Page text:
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Tation, daughter of Straton

July 14, 2012

It was not only Christian women who acted as patrons and benefactors but also Jewish. Phil Harland has posted this inscription. (Ross Kraemer writes about Tation here.) 

Tation daughter of Straton, son of Empedon,
having built the building (or: house; oikos) and the open-air enclosure from her own resources,
granted them to the Judeans. The synagogue of the Judeans honored Tation daughter of Straton, son of Enpedon,
with a gold crown and with the front seats.

Τάτιον Στράτωνος τοῦ Ἐν|πέδωνος
τὸν οἶκον καὶ τὸν πε|ρίβολον τοῦ ὑπαίθρου κατασκευ|άσασα ἐκ τῶ[ν ἰδ]ίων ||
ἐχαρίσατο τ[οῖς Ἰο]υδαίοις.
ἡ συναγωγὴ ἐ[τείμη]σεν τῶν Ἰουδαί|ων Τάτιον Σ[τράτ]ωνος τοῦ Ἐνπέ|δωνος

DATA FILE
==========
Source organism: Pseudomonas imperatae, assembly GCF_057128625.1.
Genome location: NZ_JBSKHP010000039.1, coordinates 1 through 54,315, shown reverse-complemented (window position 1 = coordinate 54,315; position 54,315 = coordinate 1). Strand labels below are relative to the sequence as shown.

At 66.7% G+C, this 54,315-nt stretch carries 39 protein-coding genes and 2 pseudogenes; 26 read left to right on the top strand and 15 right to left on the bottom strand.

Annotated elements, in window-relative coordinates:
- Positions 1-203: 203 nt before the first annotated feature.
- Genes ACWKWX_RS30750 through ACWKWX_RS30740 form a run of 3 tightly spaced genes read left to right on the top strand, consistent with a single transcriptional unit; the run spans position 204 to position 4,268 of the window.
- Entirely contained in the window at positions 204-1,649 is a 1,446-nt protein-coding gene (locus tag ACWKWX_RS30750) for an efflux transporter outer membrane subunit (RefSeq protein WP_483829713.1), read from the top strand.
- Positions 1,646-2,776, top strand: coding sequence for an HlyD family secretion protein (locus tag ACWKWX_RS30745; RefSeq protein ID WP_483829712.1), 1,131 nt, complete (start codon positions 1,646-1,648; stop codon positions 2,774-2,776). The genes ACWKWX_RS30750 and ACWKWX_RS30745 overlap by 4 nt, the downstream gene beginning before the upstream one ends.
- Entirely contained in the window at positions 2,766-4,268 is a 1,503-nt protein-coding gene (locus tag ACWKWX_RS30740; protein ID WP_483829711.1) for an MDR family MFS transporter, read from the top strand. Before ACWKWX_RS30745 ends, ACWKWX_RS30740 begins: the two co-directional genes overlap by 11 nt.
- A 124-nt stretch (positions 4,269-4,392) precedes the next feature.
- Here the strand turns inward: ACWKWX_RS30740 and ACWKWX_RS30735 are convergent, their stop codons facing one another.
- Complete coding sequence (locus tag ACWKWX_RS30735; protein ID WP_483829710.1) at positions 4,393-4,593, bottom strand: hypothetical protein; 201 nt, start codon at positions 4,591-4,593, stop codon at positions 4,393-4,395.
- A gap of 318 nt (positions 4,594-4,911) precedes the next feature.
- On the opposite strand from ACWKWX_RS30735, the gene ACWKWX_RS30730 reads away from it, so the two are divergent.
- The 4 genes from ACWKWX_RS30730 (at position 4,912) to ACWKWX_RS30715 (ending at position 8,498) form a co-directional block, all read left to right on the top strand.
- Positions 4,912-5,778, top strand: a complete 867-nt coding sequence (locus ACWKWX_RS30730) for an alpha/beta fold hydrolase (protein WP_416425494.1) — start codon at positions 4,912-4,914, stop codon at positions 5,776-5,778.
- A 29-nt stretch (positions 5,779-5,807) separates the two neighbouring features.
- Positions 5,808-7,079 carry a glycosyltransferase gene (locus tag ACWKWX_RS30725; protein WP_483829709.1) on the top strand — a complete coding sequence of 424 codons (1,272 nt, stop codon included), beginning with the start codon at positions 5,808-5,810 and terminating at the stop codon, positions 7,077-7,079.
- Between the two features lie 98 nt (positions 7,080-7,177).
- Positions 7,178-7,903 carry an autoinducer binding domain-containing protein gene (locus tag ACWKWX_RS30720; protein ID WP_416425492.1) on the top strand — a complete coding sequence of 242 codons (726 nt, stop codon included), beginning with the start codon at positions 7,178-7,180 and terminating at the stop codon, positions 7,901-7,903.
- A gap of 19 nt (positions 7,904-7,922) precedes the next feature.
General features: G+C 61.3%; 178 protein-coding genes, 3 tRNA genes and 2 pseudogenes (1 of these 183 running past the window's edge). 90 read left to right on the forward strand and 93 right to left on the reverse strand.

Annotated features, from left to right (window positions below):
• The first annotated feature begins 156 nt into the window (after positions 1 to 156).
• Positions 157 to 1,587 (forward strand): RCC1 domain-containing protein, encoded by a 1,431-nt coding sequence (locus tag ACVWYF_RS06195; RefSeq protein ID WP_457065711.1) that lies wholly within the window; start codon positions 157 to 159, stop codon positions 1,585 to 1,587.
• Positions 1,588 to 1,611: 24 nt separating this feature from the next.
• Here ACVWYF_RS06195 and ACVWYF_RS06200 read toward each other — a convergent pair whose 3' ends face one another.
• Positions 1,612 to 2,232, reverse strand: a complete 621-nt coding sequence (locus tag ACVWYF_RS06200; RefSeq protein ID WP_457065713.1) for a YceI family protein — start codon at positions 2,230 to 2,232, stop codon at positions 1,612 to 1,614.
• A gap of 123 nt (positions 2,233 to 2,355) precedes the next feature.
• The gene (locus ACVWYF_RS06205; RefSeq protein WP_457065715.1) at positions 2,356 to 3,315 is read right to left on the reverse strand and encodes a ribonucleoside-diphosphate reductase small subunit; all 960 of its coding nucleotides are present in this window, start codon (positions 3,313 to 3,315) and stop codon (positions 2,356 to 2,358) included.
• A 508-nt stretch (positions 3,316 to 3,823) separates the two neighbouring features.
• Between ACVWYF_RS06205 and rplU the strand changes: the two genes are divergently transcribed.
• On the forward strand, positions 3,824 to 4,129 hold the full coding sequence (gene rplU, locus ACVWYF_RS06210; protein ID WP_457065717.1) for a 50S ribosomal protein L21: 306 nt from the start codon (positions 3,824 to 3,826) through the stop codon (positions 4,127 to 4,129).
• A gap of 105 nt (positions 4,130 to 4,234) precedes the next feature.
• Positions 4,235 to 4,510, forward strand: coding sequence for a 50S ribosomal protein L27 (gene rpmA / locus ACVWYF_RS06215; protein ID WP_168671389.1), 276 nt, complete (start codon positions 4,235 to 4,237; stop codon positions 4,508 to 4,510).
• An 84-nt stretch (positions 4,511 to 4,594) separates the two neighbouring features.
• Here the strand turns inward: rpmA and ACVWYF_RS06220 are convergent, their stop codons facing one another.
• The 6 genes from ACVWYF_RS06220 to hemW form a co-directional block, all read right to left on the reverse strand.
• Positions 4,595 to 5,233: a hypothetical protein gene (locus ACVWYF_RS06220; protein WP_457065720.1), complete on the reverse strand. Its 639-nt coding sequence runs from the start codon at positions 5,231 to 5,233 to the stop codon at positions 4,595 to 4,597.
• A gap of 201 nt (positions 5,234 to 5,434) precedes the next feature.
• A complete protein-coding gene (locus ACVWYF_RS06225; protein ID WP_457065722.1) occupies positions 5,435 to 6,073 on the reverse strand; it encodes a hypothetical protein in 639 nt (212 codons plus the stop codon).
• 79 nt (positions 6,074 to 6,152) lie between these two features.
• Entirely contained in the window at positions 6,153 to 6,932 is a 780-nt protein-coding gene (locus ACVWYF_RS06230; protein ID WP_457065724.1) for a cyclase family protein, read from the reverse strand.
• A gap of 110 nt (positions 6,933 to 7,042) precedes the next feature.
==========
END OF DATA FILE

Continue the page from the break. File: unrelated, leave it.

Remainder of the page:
χρυσῷ στεφάνῳ | καὶ προεδρίᾳ.

Like Opramoas, Tation was granted “front row seats” and like Junia Theodora “a gold crown.” Being a benefactor was a recognized role which crossed ethnic and religious boundaries and gender lines.

Being a benefactor transcends religion and sex. It is about the strong giving for the weak, the haves for the havenots, in whatever way we are rich, whether in material goods, or in our occupations, or any other resource, wealth or benefit that we may bestow on others. When we think of God as our benefactor, and we think of how to emulate that, we do not need to concern ourselved with a gendered God or with gendered behaviour. We simply assess that way in which we are rich and give out of that to others.

 

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